Kenya Airways to find more lift as business environment improves

As losses shrink, carrier is showing signs of recovery after it came close to collapse last year

FILE PHOTO: Kenya Airways planes are seen parked at the Jomo Kenyatta International Airport near Kenya's capital Nairobi, April 28, 2016. Picture taken April 28, 2016. REUTERS/Thomas Mukoya/File Photo
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Kenya Airways expects much better performance in the second half of this year, helped by an improved business environment, and after prolonged election uncertainty in Kenya in the second half of 2017 hit passenger numbers.

The airline, which is 7.8 per cent owned by Air France KLM , reported a pretax loss of 3.99 billion shillings (Dh146.9m) for the first half of 2018, from a loss of 5.7bn shillings during the same period last year.

Kenya Airways this year changed its financial reporting period to match the calendar year. Previously its financial year was to the end of March. Comparisons given in its first-half results were with January-June 2017.

In the second half of 2017, Kenya Airways' domestic and intra-Africa passenger traffic dropped because of jitters over Kenya's presidential election in August. The election was subsequently nullified by the Supreme Court and a rerun held with President Uhuru Kenyatta elected for a second term.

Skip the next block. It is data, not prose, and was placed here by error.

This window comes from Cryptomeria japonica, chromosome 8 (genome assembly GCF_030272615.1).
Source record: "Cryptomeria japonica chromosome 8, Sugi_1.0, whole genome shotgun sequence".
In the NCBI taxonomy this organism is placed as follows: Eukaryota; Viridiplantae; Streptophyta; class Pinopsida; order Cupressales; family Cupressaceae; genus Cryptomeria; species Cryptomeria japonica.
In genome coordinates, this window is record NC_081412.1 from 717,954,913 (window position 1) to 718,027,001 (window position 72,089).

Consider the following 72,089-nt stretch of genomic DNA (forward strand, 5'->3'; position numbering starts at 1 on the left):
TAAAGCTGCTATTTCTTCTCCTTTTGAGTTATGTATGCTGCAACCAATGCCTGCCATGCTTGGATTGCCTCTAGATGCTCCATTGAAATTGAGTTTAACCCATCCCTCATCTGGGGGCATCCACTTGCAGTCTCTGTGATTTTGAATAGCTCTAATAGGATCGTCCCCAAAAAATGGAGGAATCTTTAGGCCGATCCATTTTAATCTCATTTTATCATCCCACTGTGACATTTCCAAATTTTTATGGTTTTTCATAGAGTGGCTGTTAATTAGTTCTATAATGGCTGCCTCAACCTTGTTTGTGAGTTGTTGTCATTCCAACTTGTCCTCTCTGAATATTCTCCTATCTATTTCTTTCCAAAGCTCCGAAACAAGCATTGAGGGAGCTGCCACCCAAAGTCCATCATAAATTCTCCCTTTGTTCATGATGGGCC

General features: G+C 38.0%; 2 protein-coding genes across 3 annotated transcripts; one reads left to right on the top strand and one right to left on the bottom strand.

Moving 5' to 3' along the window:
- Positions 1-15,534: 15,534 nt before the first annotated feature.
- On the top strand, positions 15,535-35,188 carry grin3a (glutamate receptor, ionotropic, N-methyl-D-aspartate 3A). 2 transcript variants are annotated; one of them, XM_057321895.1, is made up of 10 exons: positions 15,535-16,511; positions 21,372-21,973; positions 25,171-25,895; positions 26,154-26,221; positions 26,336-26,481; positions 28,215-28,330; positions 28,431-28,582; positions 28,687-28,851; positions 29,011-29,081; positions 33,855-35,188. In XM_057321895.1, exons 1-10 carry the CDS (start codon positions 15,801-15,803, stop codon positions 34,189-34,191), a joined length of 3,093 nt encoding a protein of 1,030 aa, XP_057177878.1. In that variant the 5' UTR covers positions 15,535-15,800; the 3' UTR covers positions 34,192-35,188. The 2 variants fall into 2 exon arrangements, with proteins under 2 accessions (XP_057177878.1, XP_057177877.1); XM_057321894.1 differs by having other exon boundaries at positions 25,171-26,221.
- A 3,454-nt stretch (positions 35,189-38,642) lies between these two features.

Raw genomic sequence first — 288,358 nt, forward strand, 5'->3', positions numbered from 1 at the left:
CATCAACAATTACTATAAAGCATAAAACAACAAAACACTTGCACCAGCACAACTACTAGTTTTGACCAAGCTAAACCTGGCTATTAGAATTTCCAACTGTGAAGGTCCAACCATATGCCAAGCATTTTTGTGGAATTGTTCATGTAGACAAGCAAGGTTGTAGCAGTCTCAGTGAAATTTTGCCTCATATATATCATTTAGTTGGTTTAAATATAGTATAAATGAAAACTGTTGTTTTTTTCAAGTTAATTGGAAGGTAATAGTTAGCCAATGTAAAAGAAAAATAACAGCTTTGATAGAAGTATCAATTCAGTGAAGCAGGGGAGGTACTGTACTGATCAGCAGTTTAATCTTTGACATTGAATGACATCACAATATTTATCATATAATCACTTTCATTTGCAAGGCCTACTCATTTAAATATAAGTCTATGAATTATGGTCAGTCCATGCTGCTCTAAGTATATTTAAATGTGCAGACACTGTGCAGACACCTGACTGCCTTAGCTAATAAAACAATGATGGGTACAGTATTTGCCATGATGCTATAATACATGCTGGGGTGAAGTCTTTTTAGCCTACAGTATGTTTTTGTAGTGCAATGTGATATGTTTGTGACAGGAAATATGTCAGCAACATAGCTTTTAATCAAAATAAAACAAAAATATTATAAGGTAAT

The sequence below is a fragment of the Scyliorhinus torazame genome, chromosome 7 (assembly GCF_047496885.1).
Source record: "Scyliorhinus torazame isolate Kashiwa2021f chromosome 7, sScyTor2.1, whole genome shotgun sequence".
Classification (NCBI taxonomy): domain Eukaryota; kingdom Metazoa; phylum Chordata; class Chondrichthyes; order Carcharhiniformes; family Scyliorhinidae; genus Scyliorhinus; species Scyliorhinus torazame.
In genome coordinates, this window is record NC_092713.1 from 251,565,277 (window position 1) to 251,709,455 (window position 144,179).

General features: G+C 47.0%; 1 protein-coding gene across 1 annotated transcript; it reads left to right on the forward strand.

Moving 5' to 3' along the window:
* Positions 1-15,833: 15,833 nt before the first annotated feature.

"August is already behind us. I can confirm we are already much better than the previous August, in terms of traffic, in terms of domestic growth," chief executive Sebastian Mikosz said on Wednesday.


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Kenya Airways is showing signs of recovery after it came close to collapse last year, leading to a $2bn financial restructuring in November that included a government bailout which shrank Air France KLM's stake.

The carrier said its revenue rose 3 per cent to 52.19bn shillings, but total operating costs rose by 4 percent to 53.22bn shillings due to rising global fuel prices.

The airline has said it would resume aviation fuel hedging in the second half of this year after price volatility drove up its costs.

Mr Mikosz said two weeks ago the airline's board approved the plan to hedge.

"Effects of the hedging policy will only be felt in 2019,"he said.

Passenger numbers increased 7 per cent in the first half to 2.3 million, it said.

Kenya Airways, which plans its first non-stop flight to New York in October, said it was preparing to launch at least three new routes next year, with Europe, Middle East and Asia as a possibility, Mr Mikosz said.

At 11.31 GMT, Kenya Airways shares were trading up 2.36 per cent at 10.85 shillings a share on the Nairobi Securites Exchange.

The airline still has a long way to go, but progress so far was encouraging, said Aly Khan Satchu, a Nairobi-based independent trader and analyst.

"It's a big, big task. It's like trying to navigate and turn an oil tanker. You are not going to get a quick result here. But from what I see, traffic numbers were up," he said.